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Brazil’s Messi

Conquering Barcelona chapter I

Catalonia, Spain. Ten o’clock one night in December 2012. A cold that chills you to the bones. Cassiano was getting ready for training at the Cornellà ground, one of Barcelona’s surrogate clubs, where many foreign football stars start their footballing career. Francisco shivered on the bench. When he saw the size of the other players, he thought his son wouldn’t be able to do it. “I saw all the two-metre tall Africans and thought, ‘these boys can’t possibly all be the same age.’” Cassiano started to play and the temperature rose: he artfully dribbled past one, and another, ran towards the goal and scored. These were the seconds that father and son preserve in their memory; the moments that they chose to summarise one of the most important days of their lives.


“Am I speaking with Cassiano Bouzon’s father? I’d like your son to come to train and attend the try-outs for Barcelona.” The person on the other end of the phone, the other side of the ocean, was Josep Maria Minguella, the agent responsible for taking Lionel Messi from Argentina to Spain. It was October 2012. Cassiano was 11 years old and lived in Salvador, Brazil.

Francisco Jesus was speechless. He had dreamt of this moment since before Cassiano was born. Of the day in which his “little man” could achieve what a knee injury had robbed him of, putting an end to a career – one that he remembers as “brilliant”- as a left midfielder. A childlike, inexplicable happiness rushed through him. But he quickly came back to reality: what if, in the end, his son wasn’t the “star” that everyone in Salvador said he was? It was one thing to play at the starting level for E.C. Vitória in Brazil, but professional football in Europe was another thing entirely. Whatever the outcome, he had to try.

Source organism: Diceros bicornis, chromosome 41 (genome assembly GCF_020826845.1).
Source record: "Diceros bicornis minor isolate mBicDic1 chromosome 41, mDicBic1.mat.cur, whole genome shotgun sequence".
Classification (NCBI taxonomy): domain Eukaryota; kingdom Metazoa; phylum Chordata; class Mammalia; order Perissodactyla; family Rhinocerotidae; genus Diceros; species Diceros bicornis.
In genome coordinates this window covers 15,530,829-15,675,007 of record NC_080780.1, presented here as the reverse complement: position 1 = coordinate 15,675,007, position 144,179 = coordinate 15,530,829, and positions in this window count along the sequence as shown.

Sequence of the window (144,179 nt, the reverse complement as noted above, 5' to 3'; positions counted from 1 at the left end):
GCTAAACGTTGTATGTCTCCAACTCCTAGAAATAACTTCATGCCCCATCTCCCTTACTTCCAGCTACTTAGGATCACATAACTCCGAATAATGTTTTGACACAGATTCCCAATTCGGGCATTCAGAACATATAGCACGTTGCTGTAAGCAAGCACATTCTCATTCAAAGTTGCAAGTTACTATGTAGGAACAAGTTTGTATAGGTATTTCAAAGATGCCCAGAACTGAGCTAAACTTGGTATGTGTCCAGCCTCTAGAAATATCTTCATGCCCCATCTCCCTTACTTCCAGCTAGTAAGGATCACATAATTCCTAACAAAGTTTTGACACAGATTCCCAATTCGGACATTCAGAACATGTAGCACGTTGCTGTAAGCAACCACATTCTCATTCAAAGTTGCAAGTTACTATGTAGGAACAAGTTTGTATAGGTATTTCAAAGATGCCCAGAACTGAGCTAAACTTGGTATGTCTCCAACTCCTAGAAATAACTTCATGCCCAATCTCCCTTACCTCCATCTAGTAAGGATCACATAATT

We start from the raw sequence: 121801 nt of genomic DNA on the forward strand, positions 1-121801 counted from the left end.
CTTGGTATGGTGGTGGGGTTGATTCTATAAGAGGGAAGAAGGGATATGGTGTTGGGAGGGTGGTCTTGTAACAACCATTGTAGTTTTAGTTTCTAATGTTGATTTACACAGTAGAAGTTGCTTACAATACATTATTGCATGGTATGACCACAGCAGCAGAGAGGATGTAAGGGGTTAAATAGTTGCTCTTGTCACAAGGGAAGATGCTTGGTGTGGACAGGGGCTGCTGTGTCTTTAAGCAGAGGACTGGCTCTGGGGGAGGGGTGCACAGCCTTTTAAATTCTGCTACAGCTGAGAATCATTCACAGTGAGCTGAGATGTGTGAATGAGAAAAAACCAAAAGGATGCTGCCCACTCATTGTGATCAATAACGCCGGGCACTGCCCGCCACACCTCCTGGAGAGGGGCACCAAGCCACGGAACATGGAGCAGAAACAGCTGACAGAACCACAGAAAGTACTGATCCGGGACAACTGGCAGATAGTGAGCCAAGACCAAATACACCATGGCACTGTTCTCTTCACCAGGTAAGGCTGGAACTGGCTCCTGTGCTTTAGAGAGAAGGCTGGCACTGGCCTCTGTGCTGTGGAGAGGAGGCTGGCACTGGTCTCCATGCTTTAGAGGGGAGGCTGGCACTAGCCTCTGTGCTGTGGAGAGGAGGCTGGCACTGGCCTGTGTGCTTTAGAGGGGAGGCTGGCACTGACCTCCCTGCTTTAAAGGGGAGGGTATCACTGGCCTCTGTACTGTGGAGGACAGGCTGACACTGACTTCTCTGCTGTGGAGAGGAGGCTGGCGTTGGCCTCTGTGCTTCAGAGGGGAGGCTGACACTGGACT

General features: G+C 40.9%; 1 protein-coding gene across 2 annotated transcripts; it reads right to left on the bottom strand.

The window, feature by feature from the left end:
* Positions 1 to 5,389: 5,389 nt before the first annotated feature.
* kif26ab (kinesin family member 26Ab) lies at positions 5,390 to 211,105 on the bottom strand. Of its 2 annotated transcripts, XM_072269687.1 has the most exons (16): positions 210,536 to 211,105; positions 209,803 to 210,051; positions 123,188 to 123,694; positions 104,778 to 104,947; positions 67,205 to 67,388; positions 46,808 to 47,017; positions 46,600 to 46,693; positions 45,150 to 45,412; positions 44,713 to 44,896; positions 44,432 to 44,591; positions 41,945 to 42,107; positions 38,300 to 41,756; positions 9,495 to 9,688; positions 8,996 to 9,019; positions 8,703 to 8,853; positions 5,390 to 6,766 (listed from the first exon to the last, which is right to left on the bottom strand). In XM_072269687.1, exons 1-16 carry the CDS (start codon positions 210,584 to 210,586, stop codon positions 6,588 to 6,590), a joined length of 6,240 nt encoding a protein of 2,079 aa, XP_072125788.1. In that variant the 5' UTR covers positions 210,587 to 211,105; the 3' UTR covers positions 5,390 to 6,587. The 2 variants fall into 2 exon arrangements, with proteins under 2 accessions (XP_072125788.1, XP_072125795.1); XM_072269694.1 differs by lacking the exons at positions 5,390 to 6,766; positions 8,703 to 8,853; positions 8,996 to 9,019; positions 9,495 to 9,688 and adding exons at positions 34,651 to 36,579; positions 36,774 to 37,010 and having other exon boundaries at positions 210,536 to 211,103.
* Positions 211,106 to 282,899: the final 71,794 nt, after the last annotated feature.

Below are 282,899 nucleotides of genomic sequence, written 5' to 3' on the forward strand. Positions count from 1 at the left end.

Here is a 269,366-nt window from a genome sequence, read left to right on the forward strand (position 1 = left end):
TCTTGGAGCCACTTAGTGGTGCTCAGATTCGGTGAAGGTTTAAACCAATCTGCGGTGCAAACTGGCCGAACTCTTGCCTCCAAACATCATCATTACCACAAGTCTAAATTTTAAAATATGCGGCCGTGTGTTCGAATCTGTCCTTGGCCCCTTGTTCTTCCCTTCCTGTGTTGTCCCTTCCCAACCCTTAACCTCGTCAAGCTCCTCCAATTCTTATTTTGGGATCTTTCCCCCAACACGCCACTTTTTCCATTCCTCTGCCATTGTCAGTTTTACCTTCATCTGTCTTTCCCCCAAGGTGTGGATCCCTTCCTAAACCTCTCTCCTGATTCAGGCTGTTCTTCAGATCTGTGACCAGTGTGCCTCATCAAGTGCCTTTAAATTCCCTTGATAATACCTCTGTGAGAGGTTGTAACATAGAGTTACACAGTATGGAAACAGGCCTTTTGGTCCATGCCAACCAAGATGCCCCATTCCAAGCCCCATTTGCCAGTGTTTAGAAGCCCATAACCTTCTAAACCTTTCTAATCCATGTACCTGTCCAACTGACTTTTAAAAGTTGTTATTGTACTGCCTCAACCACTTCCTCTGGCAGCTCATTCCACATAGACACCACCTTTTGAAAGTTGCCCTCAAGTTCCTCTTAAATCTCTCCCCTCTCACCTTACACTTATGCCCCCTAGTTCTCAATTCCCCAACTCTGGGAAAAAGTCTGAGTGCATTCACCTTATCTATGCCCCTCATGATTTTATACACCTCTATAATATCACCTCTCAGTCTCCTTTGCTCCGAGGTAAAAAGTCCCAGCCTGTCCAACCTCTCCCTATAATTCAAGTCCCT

Francisco’s plans for his son are to achieve what he never did: to be a professional football player. “If Cassiano plays 10% as well as you used to play, this kid will go far,” his friends, who saw him on the pitch 20 years ago, tell him. Since his son was born, every year his father has given him a “little” football. “Cassiano is the only man in the family: the only male nephew, the only male grandson, amidst five girls. He was always the spoiled one, the favourite.”

“I needed to know once and for all if it was worth continuing to invest in this. In the end we are talking about Minguella, the man who took not only Messi to Europe, but also players like Maradona and Rivaldo,” Francisco explains. The video he had shared on Youtube, in which Cassiano dribbles past half the team and scores six goals, had paid off. This is how many lads make their talents known and get themselves onto the scouts’ and agents’ radars. This was how Francisco got the spotlights to focus on his son.

Sharing video on Youtube is just one of the ways to show off these lads’ talents. In Colombia, for example, there is an annual football tournament called Pony Fútbol, in which children between 10 and 14 years compete to get noticed by coaches and the press. The parents of the most talented kids are approached directly by agents. “Discover how you can participate and be great from the start” is the event’s slogan.

Giants are also told no chapter II

“Cassiano passed. If he stays with us, he’ll be placed with a host family here in Spain. He’ll study during the day and train at night. We’ll cover all his expenses.” The proposal, both father and son assure, came directly from the then president of Barcelona, Sandro Rosell, less than a month after Francisco and Cassiano had landed in the city and slept in Josep Minguella’s house for the first time.

“I can’t explain the immensity of the whole thing: when I saw that they’d created a fan club for Cassiano in Spain, I couldn’t believe it. All this left us scared but, at the same time it was really flattering,” says Francisco. Cassiano’s mother, Irtes, interrupts, “Scary. That’s the word: scary.”

Cassiano didn’t think twice: he wanted to stay. Saying no to the club where Messi plays seemed crazy, even if it is Cristiano Ronaldo who he would really like to share the pitch with one day.

Francisco didn’t need his son’s answer to decide: “In the press it came out that Cassiano’s father had said no to Barcelona. Who am I to say no to Barcelona? But I couldn’t leave an 11-year-old child alone on another continent, far from his family. I even suggested that they brought us all over to Europe: Me, Irtes and Maria Cecília [Cassiano’s sister]. But it was at the time when the club started to be involved in the hiring of minors scandal and nothing concrete materialised.”